If you're at all looking forward to the June Rule IV baseball draft as a Twins fans, there is no doubt that you're already familiar with a handful of names: Appel, Giolito, Buxton, Zunino, and most recently, Zimmer.
If you're a fan of following the Twins draft at all, there are some terms you're probably familiar with: "strike-thrower", "long and lean", "wiry/athletic" or (my personal favorite Gardyism) "a grinder".
You're always going to find draft picks that are breaks from the normal "that's-what-I'd-expect-from-the-Twins"-type draft picks. But there is always going to be a lot of draft picks where you read a scouting report and think, "Wow, he sounds like someone the Twins would draft."
Or the one I think the most, "Isn't there enough 'toolsy outfielders' in the system?" The Twins are also bound to draft that guy that "profiles similar to Glen Perkins." Why? Because these are "Twins-type guys".
Let's get started with a quick run through the Northeast part of the United States. I'm starting here because in 2009 I became enamored with a "toolsy outfielder" from a little town in New Jersey who had his senior season basically wiped out because of rain. He was a guy I liked more and more every time I read anything about him, yet someone that wasn't gaining a lot of helium because he wasn't playing as much as your typical prospect. The Twins passed on him at 22 to take Kyle Gibson (which I was thrilled about) and the Angels ended up taking him at 25. Him being Mike Trout. And the Angels being more thrilled than anyone.
I believed at the time - and still do - that the Northeast, while not a hotbed for talent, is a great place for the Twins to look for it, simply because there is no "how he's going to adjust to playing in the cold?" projection.
The other thing that stands out to me is that the scouting for this area is handled by John Wilson. With 2011 serving as an exception, the last handful of years have been heavy with picks from this region - high picks, late signs - which shows how much Wilson's opinion is valued.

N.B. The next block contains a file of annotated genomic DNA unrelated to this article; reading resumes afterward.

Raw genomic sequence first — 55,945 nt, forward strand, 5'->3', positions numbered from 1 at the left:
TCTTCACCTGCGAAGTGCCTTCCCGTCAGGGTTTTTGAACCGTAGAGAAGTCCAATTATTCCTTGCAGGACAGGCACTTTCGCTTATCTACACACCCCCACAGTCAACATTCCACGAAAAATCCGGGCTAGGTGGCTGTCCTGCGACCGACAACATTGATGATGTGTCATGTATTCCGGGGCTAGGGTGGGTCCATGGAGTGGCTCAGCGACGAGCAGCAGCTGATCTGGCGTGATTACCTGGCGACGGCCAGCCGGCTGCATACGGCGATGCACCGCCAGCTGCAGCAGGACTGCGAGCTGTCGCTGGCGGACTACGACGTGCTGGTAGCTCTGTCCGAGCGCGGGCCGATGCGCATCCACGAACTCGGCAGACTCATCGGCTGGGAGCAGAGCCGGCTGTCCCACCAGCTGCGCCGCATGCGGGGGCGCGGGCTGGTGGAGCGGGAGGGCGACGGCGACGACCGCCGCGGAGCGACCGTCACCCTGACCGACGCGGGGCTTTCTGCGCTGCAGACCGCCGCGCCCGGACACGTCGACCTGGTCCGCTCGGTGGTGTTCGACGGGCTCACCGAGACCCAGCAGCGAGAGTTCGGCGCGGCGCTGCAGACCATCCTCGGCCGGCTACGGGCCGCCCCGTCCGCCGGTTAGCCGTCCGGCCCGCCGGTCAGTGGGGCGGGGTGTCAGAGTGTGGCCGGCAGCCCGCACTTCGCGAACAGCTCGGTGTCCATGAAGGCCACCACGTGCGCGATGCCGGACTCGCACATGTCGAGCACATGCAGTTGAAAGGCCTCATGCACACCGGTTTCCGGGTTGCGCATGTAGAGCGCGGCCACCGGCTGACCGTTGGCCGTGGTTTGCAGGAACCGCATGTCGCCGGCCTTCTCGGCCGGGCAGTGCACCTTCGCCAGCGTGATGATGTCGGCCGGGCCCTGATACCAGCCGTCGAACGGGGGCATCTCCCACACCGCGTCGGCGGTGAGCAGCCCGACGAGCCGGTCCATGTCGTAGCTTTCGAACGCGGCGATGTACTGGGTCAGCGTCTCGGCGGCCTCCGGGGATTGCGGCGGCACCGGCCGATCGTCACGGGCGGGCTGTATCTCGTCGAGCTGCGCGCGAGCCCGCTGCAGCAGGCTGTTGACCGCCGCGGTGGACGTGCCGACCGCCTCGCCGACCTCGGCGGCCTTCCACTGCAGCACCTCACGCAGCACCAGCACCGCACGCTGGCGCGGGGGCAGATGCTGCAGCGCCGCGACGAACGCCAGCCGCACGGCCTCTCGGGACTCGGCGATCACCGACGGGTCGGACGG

Five college names to watch:
Pat Light, P, Monmouth
. Light was discussed more at length a couple of weeks ago
. We know the Twins like him because they drafted him out of high school.
“The Stony Brook Guys”
If you’re asking, “Why Stony Brook?” you must not know its Joe Nathan’s alma mater. And although they didn’t draft him, the fact that he was so good for the Twins doesn’t hurt.
Travis Jankowski, OF, Stony Brook
: I was extremely high on Brandon Nimmo last June. Jankowski is this year’s college version of Nimmo. “Long and lean”, “athletic”, “football background” are all “Twins ways” to describe this true center fielder. Jankowski has four solid tools (only missing power), but all the tools the Twins typically look for. Another thing the Twins would love – he led the wood-bat Cape Cod League in triples last summer. He’d be a perfect fit in the sandwich round for a team looking for a “toolsy outfielder.”
Pat Cantwell, C, Stony Brook:
Look at this picture
and tell me he doesn’t look like somebody the Twins would like. Cantwell was drafted by the Orioles in the 39th
round last year, but elected to return for his senior season. So the Twins could get a “grinder” on the cheap. Sign this guy up. Seeing the one picture was enough for me.
Other names to remember
Mike LeBel, SS/P, Rhode Island
: Another senior, but this one went undrafted last year. LeBel, who’s been a really good shortstop at URI, is coming off a solid showing in the Cape where he was clocked at 93mph off the mound. He’s yet to pitch in a game – where he’s expected to close – but he has been swinging a hot bat and blogging
, of course. Pavano could help him with the ‘stache too.
Kyle Hansen, P, St. John's
: A big righty (6’ 8”) who has that “workhorse” body. Although he currently struggles with command, he could still fill out, add velocity and become a innings-eater. If not, he could prove to be a valuable bullpen asset with a mid-90mph fastball.
Next up on the tour will be the Midwest.
Jeremy Nygaard is the co-founder of ManCenter.com.